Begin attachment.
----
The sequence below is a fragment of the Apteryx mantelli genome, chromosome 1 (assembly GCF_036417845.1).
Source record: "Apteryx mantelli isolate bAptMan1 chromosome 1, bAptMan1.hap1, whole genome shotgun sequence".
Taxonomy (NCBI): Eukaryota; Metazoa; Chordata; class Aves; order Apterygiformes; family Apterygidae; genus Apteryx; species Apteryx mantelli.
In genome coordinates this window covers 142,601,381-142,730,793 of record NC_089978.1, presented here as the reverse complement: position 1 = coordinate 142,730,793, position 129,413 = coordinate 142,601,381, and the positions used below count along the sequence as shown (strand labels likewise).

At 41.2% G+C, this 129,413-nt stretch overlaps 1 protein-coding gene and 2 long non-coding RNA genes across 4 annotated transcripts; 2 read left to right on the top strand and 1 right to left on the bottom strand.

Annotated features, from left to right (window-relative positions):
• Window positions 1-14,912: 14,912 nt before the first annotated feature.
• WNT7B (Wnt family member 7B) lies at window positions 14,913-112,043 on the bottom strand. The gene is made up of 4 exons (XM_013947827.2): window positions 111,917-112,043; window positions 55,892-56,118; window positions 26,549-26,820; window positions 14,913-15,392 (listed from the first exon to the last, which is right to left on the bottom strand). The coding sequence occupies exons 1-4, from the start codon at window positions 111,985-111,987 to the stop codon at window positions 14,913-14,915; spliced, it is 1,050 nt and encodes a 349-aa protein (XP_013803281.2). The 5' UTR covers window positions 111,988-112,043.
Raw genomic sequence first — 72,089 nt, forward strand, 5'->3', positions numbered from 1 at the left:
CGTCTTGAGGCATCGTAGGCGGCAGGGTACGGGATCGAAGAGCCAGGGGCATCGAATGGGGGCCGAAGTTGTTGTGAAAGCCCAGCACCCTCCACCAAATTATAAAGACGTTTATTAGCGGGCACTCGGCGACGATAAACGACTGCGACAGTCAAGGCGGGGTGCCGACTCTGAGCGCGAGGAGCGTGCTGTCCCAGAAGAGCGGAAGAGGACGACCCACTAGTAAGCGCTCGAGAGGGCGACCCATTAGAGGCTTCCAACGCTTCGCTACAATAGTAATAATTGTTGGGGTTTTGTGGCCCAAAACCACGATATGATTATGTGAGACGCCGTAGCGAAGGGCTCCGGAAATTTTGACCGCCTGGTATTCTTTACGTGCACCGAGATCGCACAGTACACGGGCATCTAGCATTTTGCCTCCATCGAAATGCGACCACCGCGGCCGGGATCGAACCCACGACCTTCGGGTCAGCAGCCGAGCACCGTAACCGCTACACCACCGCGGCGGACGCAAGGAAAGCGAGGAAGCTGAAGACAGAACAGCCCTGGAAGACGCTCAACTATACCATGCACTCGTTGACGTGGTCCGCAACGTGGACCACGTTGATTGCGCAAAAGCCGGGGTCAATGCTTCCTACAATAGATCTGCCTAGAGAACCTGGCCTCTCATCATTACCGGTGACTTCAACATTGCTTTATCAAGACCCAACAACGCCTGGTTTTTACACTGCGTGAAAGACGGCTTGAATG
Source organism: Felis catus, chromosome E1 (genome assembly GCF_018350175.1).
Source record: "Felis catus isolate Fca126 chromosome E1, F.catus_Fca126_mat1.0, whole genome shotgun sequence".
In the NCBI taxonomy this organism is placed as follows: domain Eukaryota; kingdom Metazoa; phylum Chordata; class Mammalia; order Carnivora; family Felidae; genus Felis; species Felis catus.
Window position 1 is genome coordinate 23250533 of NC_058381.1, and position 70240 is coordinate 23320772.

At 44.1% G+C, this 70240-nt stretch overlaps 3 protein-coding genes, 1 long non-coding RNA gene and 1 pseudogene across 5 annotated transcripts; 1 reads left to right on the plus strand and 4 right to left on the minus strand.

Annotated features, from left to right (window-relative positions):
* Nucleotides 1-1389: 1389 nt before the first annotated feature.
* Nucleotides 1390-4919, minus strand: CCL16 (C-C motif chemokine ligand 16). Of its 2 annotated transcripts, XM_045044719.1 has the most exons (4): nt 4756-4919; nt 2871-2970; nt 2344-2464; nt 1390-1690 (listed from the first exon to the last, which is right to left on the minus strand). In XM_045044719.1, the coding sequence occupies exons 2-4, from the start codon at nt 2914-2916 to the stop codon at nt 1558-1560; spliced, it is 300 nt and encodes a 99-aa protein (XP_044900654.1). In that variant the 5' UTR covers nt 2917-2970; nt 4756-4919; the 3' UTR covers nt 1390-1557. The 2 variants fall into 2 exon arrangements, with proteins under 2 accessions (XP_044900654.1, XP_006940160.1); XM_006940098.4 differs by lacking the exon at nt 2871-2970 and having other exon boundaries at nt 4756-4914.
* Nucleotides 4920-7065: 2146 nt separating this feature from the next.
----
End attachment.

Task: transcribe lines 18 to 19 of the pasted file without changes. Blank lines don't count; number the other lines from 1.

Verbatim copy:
* Nucleotides 1390-4919, minus strand: CCL16 (C-C motif chemokine ligand 16). Of its 2 annotated transcripts, XM_045044719.1 has the most exons (4): nt 4756-4919; nt 2871-2970; nt 2344-2464; nt 1390-1690 (listed from the first exon to the last, which is right to left on the minus strand). In XM_045044719.1, the coding sequence occupies exons 2-4, from the start codon at nt 2914-2916 to the stop codon at nt 1558-1560; spliced, it is 300 nt and encodes a 99-aa protein (XP_044900654.1). In that variant the 5' UTR covers nt 2917-2970; nt 4756-4919; the 3' UTR covers nt 1390-1557. The 2 variants fall into 2 exon arrangements, with proteins under 2 accessions (XP_044900654.1, XP_006940160.1); XM_006940098.4 differs by lacking the exon at nt 2871-2970 and having other exon boundaries at nt 4756-4914.
* Nucleotides 4920-7065: 2146 nt separating this feature from the next.